All this pomp and precision leads scientists to loath the ‘God Particle’ nonsense that media and observers use to goad a naive public into believing they have a grasp on the implications of the Higgs relationship to its atomic associates. “The Higgs is not endowed with any religious meaning. It is ridiculous to call it that,” according to one Pauline Gagnon, a member of the Canadian CERN contingent. A CERN spokesman and physicist puts it this way: “of course it has nothing to do with God. But I can understand why people go that way because the Higgs is so important to our understanding of Nature.”
Yes, no relation between this understanding of God and Nature. Just like we do not need to know about Jobs to understand Apple, or Walt to know Disney; similarly, we do not need this God fellow to understand the cosmos and their workings. The pretension of such sentiments was foretold by another great German mind.
Before he himself lost his metaphysical marbles to a series of brain diseases, the German philosopher Nietzsche made the famous and egregiously misused statement that ‘God is Dead.’ An intelligent read of the entire passage, out of which this is a few words, finds Nietzsche questioning the merits of our modern philistine approach towards knowledge. “What good is information without direction!” cries the madman (Nietzsche’s voice) to an audience of jeering nihilists. Lamenting, the mad man cries, “What did we do when we loosened this earth from its sun? Whither does it now move? Whither do we move?” Knowledge for the sake of knowledge is useless.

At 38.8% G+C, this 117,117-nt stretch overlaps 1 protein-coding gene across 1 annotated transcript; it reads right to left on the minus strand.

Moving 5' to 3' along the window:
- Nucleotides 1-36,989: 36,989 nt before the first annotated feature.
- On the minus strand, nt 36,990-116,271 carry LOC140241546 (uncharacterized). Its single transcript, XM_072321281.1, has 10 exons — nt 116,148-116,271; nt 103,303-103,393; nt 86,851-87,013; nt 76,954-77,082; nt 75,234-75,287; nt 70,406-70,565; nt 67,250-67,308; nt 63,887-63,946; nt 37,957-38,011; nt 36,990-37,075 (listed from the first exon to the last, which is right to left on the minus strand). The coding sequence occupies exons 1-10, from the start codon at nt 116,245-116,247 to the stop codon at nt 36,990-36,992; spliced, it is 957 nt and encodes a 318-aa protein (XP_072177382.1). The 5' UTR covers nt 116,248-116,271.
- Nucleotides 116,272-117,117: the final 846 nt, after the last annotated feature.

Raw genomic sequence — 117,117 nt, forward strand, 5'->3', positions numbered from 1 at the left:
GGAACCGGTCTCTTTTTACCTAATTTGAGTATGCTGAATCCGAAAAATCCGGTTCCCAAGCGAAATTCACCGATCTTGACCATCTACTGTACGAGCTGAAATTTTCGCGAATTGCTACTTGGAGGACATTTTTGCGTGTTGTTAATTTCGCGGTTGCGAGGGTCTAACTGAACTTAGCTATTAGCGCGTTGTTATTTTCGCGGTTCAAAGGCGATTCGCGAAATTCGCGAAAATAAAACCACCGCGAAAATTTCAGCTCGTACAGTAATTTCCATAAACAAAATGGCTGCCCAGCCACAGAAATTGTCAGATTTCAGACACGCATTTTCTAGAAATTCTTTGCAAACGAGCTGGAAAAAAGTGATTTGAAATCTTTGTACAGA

If and when the Higgs or something more explanatory is discovered, it will be heralded as a great achievement. But what are the chances that the efficiency rate of coal burning to electricity output in power plants will still be sub 50%? And petrol? Will the world rid itself of carbons burden when this phantom is found?
The madman’s diatribe occurs in a marketplace, no doubt the sanctum of modern society, and Nietzsche understood it as such even before the Industrial Revolution made material luxury a middle class hallmark. When Mark Twain wanted to comment on the arbitrary nature of distinctions made based on the color of a man’s skin, he told a story set in the Deep South. When Nietzsche wanted to caution against the use of knowledge and understanding as a justification for skirting responsible human endeavor, he put his soap box in the market place. In the 21st century, the idea of the dollar being King is cliché, but perhaps it would not also be the truth had Nietzsche’s 19th century warnings been heeded.
It is completely illogical to think that knowing how the light bulb works means not having to pay the electric bill. Yet in what is characterized as our advanced modern society, this logical fallacy is happily accepted because it justifies abdication of moral responsibility. Animals are not Gods creation, they are just biological machines devoid of consciousness or volition, so it is okay if I eat them because I think they taste good. Abortion’s fine, because it is just getting rid of a zygote, which is nothing more than two gametes fused together. “Do we not smell the divine putrefaction?” Nietzsche’s madman prophesies.